Grandma tries to make conversation, but she’s fading and she tends to ask the same questions again and again. With my cousins, my aunt and my new husband sitting around her room, she looked at the Mr. and asked, "Are you Jewish?"
There was some uncomfortable shifting around. There was a brief silence. Without discussion, we all nodded. Yes.
"Of course he’s Jewish, Grammy," I said. What was she going to do? Leap out of bed and Google him? This first lie felt so right. I shot a look to my husband.
"I’m Jewish," he added, and we all looked at each other, a team of liars, all realizing at once that this was the thing to do. We were all smiling, because it was kind of funny, my Catholic blond of a husband’s sudden conversion. Plus, smiling is kind of like crossing your fingers. If anyone was checking, we could say we were only joking with grandma.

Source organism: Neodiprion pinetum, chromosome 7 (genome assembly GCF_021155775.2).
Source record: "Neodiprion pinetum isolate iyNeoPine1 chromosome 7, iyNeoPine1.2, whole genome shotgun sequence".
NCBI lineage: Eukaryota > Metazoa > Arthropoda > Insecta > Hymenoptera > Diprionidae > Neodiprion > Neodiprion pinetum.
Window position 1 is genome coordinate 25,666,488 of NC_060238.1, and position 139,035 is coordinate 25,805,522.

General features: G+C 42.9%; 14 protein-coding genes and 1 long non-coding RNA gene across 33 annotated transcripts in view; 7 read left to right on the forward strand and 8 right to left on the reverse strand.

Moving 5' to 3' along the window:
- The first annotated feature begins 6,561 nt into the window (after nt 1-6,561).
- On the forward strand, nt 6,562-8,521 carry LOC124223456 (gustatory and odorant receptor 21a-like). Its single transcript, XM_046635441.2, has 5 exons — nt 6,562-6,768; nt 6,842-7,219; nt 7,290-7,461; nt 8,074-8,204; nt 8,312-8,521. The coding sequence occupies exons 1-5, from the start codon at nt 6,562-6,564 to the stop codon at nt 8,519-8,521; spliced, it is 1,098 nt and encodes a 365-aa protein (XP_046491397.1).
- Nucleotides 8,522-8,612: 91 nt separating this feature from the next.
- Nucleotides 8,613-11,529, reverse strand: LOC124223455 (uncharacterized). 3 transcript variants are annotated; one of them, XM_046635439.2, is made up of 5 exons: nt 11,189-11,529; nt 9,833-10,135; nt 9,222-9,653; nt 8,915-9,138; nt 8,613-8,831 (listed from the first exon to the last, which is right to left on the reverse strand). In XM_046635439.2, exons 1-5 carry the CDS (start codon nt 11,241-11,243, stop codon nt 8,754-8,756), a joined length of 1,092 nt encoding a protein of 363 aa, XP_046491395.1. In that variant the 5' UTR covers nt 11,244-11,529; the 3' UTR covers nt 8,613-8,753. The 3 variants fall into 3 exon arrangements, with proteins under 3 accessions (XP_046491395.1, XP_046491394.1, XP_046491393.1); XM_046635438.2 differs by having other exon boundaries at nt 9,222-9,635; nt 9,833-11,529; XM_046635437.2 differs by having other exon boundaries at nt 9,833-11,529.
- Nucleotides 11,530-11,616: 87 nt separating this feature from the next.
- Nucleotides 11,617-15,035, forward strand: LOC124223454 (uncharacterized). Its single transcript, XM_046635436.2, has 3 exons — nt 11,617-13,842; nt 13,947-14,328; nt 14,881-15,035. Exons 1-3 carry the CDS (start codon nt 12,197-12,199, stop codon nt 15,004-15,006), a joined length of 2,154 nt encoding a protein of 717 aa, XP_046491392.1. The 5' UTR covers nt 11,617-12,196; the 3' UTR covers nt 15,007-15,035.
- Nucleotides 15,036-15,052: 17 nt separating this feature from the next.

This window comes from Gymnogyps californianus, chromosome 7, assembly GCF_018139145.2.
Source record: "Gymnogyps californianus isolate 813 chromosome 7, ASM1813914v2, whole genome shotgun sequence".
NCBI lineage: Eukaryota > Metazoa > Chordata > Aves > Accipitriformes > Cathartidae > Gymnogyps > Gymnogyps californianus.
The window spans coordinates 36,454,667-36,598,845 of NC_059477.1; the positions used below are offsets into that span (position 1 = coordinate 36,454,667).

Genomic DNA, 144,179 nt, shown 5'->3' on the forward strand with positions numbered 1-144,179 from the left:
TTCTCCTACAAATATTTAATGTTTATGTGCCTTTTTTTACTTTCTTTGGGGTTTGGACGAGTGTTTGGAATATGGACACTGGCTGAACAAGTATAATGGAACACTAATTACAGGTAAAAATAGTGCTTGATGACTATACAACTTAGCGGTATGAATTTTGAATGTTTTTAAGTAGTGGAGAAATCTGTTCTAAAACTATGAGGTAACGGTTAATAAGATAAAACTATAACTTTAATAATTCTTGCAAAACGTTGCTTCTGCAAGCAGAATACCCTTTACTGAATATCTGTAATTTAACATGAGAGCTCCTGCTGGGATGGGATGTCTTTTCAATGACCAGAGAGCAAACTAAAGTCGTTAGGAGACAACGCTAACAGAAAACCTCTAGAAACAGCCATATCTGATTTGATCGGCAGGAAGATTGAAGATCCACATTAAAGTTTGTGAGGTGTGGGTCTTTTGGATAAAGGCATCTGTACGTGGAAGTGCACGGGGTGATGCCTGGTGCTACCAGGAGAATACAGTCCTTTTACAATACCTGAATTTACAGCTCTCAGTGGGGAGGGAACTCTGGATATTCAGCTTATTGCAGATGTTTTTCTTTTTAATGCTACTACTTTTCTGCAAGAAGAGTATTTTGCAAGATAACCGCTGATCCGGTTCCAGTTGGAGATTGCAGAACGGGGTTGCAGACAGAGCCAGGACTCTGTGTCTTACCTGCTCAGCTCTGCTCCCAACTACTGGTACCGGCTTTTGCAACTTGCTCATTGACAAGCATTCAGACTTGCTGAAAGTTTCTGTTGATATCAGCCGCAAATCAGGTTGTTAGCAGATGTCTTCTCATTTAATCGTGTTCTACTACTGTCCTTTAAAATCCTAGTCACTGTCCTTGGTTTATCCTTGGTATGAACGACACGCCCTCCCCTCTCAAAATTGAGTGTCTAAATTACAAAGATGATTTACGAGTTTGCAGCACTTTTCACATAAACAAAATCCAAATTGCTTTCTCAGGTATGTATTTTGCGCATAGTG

As is her custom lately, she asked the question about half a dozen more times and got the same answer. I married a Jew, I married a Jew, I married a Jew. This news never failed to delight her.
"How are Buddy’s grades?" Grandma asked. Buddy is my 15-year-old cousin, a great kid, excellent drummer, adequate wrestler, but perhaps not the best student, which is the only thing that concerns my grandma. That woman wants your G.P.A. even when she is almost R.I.P.